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Love NOLA: The one phone number every New Orleanian should know

Brett Will Taylor (photo by Jason Kruppa)

I want you to forward, share, post, tweet, and G+1 this column to any and everyone you know who lives in New Orleans (hell, you can even go old school and print and fax!).

Why? Because this column is about the one phone number each and every New Orleanian should know (residents of Plaquemines and St. Bernard parishes should know it, too). It's a number that has the potential to not only improve the lives of all of us who live here, but also lift the glorious spirit of our wondrous city and magical region.

504-826-2675 is a number for people in crisis. Any person in crisis who lives in Orleans, Plaquemines or St. Bernard parishes. Whether the crisis is related to mental illness, developmental disabilities, or addiction to alcohol, drugs or gambling.

Now, stop right there. Before you say, "Someone else, not me," admit to yourself this one truth: There is not a person among us, especially in this city, who has not been touched by mental illness. Not one. If you yourself haven't struggled with mental illness, you know someone who has. A family member, a friend, a colleague, a neighbor.

And, odds are, you haven't known what to do.

That is because, as a country, most people are afraid of mental illness. Many of us see mental illness (or addiction for that matter) as a character flaw. People with developmental disabilities make us uncomfortable because they look different or act different. And, so, we pretend not to see what we see. Even if the person we see is the one staring us back in the mirror.

The fact is that there is nothing wrong with someone with mental illness, any more than there is something wrong with someone with diabetes. People with mental illness (or addictions or developmental disabilities) don't need judgment, they don't need pity. They need services.  Which can be a problem in a city like New Orleans or a state like Louisiana. Face it, most folks around here don't talk much about being healthy and, when they do, they complain that it's hard to be healthy in a broken, underfunded system.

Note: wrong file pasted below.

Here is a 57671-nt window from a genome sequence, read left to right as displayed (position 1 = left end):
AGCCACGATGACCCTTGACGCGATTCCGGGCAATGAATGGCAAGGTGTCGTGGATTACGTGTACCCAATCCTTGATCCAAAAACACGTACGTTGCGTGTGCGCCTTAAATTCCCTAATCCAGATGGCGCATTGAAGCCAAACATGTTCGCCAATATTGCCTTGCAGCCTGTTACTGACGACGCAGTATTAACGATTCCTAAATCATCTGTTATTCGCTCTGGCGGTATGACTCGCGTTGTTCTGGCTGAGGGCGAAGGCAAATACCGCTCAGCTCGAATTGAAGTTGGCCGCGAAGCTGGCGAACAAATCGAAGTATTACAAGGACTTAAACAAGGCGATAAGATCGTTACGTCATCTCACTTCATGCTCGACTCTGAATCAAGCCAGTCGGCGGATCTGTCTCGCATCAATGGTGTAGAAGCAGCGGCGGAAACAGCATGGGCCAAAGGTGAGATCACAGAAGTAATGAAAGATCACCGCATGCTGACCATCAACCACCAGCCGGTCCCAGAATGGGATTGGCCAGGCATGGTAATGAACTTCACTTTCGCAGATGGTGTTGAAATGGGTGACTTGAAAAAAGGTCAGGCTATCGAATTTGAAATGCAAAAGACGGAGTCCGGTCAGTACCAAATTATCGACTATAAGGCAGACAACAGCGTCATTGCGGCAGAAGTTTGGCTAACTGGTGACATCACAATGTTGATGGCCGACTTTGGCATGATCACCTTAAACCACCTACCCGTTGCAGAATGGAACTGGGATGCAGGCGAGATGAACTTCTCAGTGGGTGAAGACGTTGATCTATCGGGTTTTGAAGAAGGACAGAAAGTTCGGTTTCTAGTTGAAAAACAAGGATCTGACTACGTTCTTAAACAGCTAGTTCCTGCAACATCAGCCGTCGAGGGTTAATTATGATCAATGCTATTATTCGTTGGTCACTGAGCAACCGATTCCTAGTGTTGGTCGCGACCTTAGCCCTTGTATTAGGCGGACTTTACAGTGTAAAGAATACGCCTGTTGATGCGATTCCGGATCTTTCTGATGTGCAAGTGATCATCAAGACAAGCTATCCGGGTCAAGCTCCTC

That has to change. The stigma has to change. The system has to change. The conversation has to change.

So 826-2675 is a step in the right direction on all fronts.

When you call that number, you immediately have access to a functioning and complete system specifically designed for folks who are in crisis (or close to being in crisis).

It's a system you can trust. Why? Well, to be blunt, because it's not the NOPD. 826-2675 is staffed by health care professionals who understand the often scary and unsettling intersection of mental illness and crisis. Professionals who know how to get you the help you need to make your way through that intersection; back to a point of being healthy and stable.

Here's how it works. When you call 826-2675 (have you memorized it yet?), the folks on the other end of the phone will help you figure out what's going on and what you need. In a sign of how important a number like this is, 85 percent of callers have their crisis resolved over the phone. Free of charge. Completely confidential. Just that (knowledgable, compassionate) voice on the other end is all that's needed to right their emotional ship.

For about 15 percent of the folks who call, a team of mental health professionals (again, not the police) actually go to the caller's home to talk, in person, about what's going on and to work together to find the right resources. For about a third of those folks, that visit (to a home, a bridge, wherever y'at) does the trick. For another third, arrangements are made to get the caller into New Orleans' first respite bed program for people in crisis (a wonderful program called New Hope NOLA); for the other third, the team that made the home visit helps get the caller to the emergency room (where they follow-up to make sure care is actually provided).

I tell you this not so you can become an expert in understanding all the ins and outs of  what people in health care call a "crisis continuum." I share this so you can see that, contrary to how so many of us view the health care system in New Orleans, there actually is a system that can help. Right now.

That's why I ask you to memorize 826-2675. Ask your friends to do it, too. Even people who aren't your friends. Make sure everyone knows. Because none of us know when we or someone we know might fall into a crisis.

But, now, we all know what to do.

The crisis continuum is a program offered by Metropolitan Human Services District which, together with its partners, oversees the delivery of publicly-funded, community-based mental health, addictive disorders and developmental disabilities services for residents of Orleans, Plaquemines and St. Bernard Parishes. 

Brett Will Taylor is a southern Shaman who writes Love NOLA weekly for NolaVie. Visit his site at ashamansjourney.net

 

Brett Will Taylor is a southern storyteller whose previous column, Love NOLA, appeared weekly on NolaVie.  He now shares his stories at Brett Will Taylor: A Storyteller and his Stories. Follow him @bwtshaman.